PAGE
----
ITDC INDIA EPRESS/ ITDC NEWS Chinese state-run media on Sunday confirmed that work on the nation's third aircraft carrier was "progressing smoothly".
Chinese state media have been tight-lipped about the project, which was 'officially' confirmed in 2018. The ship is being built at a shipyard in Shanghai and is China’s second indigenously built carrier.
The Global Times reported, "the carrier could be launched as soon as the end of 2020, although experts said on Sunday that the launch could also take place in early 2021." The US Department of Defense's annual report on China's military modernisation, which was released in August, noted the "second domestically built carrier is projected to be operational by 2024". Interestingly, the Global Times noted the ship was being built using modular technology, which involves different parts of the ship being built separately simultaneously. This would allow for faster construction and also ease of upgradation.
China currently has two aircraft carriers: The Liaoning, a former Soviet ship purchased from Ukraine, and the Shandong, an indigenously built vessel that is based on the Soviet design. The indigenous aircraft carrier was commissioned in December last year. Both the Liaoning and Shandong displace about 60,000 tonnes in weight. The two vessels use a 'ski jump', an elevated ramp on their flight deck, to launch aircraft. This limits the aircraft's take-off weight, meaning it can carry less than maximum possible load of fuel and weapons.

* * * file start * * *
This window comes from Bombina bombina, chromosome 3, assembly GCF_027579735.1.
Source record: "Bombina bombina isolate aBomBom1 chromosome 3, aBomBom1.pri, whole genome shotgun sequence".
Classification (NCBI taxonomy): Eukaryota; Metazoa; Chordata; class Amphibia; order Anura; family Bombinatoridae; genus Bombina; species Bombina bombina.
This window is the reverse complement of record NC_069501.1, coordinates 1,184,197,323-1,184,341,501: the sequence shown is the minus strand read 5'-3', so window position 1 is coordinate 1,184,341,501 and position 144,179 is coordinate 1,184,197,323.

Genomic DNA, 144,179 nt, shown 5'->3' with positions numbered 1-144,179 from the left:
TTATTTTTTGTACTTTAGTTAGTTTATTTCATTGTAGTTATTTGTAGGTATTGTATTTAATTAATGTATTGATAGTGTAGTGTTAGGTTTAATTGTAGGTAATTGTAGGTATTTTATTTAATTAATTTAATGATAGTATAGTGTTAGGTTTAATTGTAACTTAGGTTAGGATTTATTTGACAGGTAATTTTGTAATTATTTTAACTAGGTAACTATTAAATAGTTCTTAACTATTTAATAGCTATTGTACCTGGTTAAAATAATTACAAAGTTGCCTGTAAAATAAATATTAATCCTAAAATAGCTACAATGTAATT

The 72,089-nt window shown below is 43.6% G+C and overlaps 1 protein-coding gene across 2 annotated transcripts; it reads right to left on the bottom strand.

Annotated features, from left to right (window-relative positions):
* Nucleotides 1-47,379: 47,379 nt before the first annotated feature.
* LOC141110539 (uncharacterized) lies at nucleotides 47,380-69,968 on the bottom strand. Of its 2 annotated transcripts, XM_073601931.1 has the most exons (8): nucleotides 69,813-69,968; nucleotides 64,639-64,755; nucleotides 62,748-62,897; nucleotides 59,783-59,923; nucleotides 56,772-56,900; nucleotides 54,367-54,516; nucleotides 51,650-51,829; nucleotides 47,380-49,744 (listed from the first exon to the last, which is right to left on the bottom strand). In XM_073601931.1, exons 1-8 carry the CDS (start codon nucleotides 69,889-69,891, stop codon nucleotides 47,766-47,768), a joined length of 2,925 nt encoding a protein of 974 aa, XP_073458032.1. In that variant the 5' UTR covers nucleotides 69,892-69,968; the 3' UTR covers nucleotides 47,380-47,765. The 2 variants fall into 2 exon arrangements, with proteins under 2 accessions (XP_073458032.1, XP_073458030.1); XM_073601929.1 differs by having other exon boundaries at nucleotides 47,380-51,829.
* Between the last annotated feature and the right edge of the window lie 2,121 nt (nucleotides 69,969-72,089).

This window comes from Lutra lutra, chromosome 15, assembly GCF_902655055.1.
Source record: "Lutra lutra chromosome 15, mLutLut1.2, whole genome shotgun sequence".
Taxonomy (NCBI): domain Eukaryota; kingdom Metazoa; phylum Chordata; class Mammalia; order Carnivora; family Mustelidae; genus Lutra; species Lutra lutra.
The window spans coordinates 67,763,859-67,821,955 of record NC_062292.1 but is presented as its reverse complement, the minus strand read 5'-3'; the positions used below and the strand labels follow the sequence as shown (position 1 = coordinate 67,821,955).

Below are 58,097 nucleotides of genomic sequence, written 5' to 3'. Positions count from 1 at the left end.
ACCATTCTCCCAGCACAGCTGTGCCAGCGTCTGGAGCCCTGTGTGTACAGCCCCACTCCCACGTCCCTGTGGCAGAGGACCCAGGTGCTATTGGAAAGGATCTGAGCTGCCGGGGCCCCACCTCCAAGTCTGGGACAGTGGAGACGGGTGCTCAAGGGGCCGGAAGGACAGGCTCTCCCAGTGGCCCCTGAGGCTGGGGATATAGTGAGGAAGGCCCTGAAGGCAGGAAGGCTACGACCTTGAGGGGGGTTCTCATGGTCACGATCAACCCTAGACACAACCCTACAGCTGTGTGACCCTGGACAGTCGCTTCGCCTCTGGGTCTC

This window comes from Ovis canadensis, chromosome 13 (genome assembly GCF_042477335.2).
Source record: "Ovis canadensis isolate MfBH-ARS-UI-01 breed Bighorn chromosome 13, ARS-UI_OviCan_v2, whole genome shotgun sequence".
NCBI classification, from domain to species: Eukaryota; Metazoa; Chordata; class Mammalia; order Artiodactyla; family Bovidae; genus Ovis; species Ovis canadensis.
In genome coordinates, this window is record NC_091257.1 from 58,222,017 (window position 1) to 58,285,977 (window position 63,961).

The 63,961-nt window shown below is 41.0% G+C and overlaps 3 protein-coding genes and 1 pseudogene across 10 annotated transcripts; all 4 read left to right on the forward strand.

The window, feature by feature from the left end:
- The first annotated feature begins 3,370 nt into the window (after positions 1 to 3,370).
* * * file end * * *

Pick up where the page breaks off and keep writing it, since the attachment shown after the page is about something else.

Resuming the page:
On the other hand, the third aircraft carrier will be significantly larger and longer than the Liaoning and Shandong. Global Times quoted a Chinese publication as stating, "the warship will be about 320 meters long, surpassing the Shandong's 305 meters. Although these measurements are only approximate, the report said that this means the third aircraft carrier will surely have a full displacement of more than 80,000 tons, making it a heavy aircraft carrier".
More importantly, the vessel is expected to have 'electromagnetic' catapults to impart momentum to aircraft. This would enable fighter jets to take off at significantly heavier weights. Moreover, catapults would allow the third aircraft carrier to launch specialised aircraft like the KJ-600 airborne early-warning aircraft. An airborne early-warning aircraft can monitor airspace and track incoming enemy aircraft and missiles. It can also coordinate attack missions against sea and land targets. The capability to launch fixed-wing airborne early-warning aircraft from aircraft carriers would put China in a rarefied club, with the US and France the only other nations to operate fixed-wing AEW aircraft from their carriers.
The UK, India and Russia use helicopters for airborne early-warning purposes on their aircraft carriers. Fixed-wing AEW aircraft offer multiple advantages over helicopters, including higher speed and higher altitude and electrical power, both of which gives their radar more range and processing power.
In July, the South China Morning Post reported the final assembly work on China’s third aircraft carrier had started, while the same shipyard had begun work on a fourth 'sister ship'.
The progress in China's aircraft carrier programmes comes as India's first ‘Indigenous Aircraft Carrier’, being built in Kochi, remains delayed. The Indigenous Aircraft Carrier is expected to begin sea trials towards the end of 2020. Both the Indigenous Aircraft Carrier and the in-service INS Vikramaditya displace about 45,000 tonnes and use the ski-jump method to launch aircraft. Plans for a third aircraft carrier, which would be larger and feature catapults, remain hazy.